The general population’s approval rating for same-sex marriage in the U.S. has morphed from a marginal amount to a majority over the last few decades, and now the law reflects that reality. But what about the practice of polygamy, or having more than one spouse? It is now as hotly debated and nearly as disapproved of as same-sex marriage was in the 1950s, but why is that, exactly? If you apply for a polygamous marriage license, as this Montana trio did, you’ll need more than a family attorney on your side to get what you’re looking for, but again: how come?
A family attorney who’s interested in the issue might be able to tell you that the roots of the bias toward monogamous marital arrangements in U.S. law dates back to an 1878 Supreme Court ruling that decided that “polygamy in all its forms is a recipe for social structures that inhibit and ultimately undermine social freedom and democracy,” though the unelaborated rhetoric doesn’t explain why.
A recent 2015 lawsuit in Detroit contends that bans on polygamy “violates the Free Exercise and Equal Protection Clause of the U.S. Constitution,” which is more or less what got same-sex marriage legalized in every state last month. But for a family attorney practicing in Utah, Nevada, Montana or Arizona, the push to legalize polygamy hasn’t really gained momentum. Most of these states, where polygamy has gained some notoriety for its association with the Fundamentalist Church of Jesus Christ of Latter Day Saints, are content to advocate for decriminalization.
But what is it, exactly, about the concept of multiple spouses that unnerves us, as Americans, so much? For the feminist camp, polygamy is often impugned for its establishment and reinforcement of the social patriarchy in a home, as most conjoint marriages indeed involve one man with multiple women. Thus the dominance and power of the man is exerted through his accumulation of wives with no more thought than other worldly possessions. This case is bolstered by the fact that many “second wives” are brought into relationships while underage, thus exploiting their lack of legal consent and amounting to child abuse.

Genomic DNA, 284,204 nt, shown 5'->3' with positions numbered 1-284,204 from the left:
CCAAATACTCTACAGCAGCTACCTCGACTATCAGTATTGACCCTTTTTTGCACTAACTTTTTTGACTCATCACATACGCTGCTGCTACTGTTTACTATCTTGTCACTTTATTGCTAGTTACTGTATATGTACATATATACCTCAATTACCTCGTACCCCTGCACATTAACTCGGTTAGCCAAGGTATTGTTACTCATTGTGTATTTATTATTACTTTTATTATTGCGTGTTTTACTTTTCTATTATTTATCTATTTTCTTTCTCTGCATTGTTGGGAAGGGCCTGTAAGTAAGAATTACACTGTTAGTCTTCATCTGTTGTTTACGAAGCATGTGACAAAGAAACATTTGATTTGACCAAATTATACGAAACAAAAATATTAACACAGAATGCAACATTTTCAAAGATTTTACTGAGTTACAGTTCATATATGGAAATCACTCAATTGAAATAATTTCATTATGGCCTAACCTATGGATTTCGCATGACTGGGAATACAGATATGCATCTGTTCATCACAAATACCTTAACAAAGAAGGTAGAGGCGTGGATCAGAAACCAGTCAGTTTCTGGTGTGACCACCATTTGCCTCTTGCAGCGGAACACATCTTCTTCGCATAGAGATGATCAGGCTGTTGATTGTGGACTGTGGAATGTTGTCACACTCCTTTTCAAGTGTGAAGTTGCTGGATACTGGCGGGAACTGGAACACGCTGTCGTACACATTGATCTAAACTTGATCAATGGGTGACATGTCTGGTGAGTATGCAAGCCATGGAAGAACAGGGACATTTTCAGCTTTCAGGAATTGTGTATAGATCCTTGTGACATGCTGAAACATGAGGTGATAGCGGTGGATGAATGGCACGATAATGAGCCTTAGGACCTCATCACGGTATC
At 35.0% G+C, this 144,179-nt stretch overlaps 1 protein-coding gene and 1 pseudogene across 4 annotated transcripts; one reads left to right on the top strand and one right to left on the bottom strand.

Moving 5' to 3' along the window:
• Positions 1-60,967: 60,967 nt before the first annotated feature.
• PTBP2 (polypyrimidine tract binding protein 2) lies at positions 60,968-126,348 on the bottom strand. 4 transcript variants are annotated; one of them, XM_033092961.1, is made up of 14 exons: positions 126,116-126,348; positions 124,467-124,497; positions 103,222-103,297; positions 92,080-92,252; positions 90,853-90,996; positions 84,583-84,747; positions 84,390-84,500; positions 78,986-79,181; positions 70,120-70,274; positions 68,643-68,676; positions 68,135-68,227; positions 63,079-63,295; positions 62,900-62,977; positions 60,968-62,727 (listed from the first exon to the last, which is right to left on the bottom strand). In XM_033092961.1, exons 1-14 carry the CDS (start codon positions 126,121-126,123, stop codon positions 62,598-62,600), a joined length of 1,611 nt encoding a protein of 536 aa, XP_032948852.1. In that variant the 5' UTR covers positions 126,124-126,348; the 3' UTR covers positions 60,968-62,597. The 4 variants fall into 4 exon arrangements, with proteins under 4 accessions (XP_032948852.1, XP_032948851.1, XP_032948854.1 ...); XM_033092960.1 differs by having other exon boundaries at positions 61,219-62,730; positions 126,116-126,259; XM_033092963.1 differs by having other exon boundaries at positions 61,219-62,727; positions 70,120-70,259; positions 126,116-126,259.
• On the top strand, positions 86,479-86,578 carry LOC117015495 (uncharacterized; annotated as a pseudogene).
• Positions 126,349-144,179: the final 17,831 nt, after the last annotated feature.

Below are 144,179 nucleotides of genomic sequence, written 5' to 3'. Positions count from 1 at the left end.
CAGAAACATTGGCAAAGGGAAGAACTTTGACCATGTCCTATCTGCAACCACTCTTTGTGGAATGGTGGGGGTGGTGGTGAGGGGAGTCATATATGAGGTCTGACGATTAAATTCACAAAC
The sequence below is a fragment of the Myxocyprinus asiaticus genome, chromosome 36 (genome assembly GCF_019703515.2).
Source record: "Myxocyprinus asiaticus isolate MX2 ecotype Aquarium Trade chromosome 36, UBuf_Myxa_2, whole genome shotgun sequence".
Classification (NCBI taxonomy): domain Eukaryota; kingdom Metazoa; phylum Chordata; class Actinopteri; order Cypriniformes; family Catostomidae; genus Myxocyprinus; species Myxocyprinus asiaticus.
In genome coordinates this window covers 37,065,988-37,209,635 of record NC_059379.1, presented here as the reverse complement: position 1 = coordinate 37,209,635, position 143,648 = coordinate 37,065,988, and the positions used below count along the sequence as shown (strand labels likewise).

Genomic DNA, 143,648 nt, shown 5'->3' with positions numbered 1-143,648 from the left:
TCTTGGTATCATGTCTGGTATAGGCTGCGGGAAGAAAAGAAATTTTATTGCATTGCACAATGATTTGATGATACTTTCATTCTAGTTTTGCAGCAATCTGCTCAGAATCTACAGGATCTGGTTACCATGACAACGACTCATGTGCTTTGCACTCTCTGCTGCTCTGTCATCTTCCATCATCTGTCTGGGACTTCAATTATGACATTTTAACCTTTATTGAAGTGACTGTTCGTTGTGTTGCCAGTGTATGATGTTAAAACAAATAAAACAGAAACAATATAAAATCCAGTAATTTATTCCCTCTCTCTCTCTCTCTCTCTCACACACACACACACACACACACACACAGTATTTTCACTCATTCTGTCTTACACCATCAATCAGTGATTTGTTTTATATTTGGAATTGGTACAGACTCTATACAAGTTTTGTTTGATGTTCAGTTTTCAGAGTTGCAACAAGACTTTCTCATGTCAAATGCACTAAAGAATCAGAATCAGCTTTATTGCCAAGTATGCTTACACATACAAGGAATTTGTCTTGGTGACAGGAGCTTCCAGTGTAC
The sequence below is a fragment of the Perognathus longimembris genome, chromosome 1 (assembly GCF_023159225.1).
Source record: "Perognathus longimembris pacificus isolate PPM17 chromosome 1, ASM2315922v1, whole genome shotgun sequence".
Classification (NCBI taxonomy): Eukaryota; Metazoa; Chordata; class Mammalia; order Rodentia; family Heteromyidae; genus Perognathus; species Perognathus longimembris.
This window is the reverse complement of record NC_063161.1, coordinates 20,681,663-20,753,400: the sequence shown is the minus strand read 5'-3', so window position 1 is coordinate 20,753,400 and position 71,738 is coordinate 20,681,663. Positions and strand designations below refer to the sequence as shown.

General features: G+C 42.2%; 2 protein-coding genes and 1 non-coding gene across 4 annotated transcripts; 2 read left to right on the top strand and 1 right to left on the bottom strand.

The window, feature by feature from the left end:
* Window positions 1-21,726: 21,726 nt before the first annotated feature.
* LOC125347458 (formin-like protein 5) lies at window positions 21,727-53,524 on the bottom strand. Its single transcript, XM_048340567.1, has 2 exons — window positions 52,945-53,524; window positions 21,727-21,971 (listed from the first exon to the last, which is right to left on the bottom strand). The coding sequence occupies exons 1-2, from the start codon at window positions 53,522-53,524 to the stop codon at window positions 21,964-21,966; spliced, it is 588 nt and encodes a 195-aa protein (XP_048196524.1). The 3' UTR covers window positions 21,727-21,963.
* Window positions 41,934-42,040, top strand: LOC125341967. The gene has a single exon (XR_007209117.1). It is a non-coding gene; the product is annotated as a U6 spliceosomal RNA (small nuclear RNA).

Still, while this argument may be a compelling social one, it falls somewhat short on legal grounds. Critics of current law have pointed out that “banning polygamy is no more a solution to child abuse than banning marriage would be a solution to spousal abuse.”
A highly progressive family attorney might agree with the hopeful Montana trio (who are still awaiting an answer from Yellowstone County’s chief civil litigator about their marriage license) when they say that the whole issue is less about some concocted notion of “family values” that undergird our nation’s stability (values which are ever shifting, by the way), and more “about people forming the families the way they want.”
It’s a hard task to codify the philosophical and ideological concepts of American freedom when it comes to legitimizing families in the eyes of the government: who is included, why, and what happens to those who get left out are big, big questions that are coming up with more frequency and weight each decade.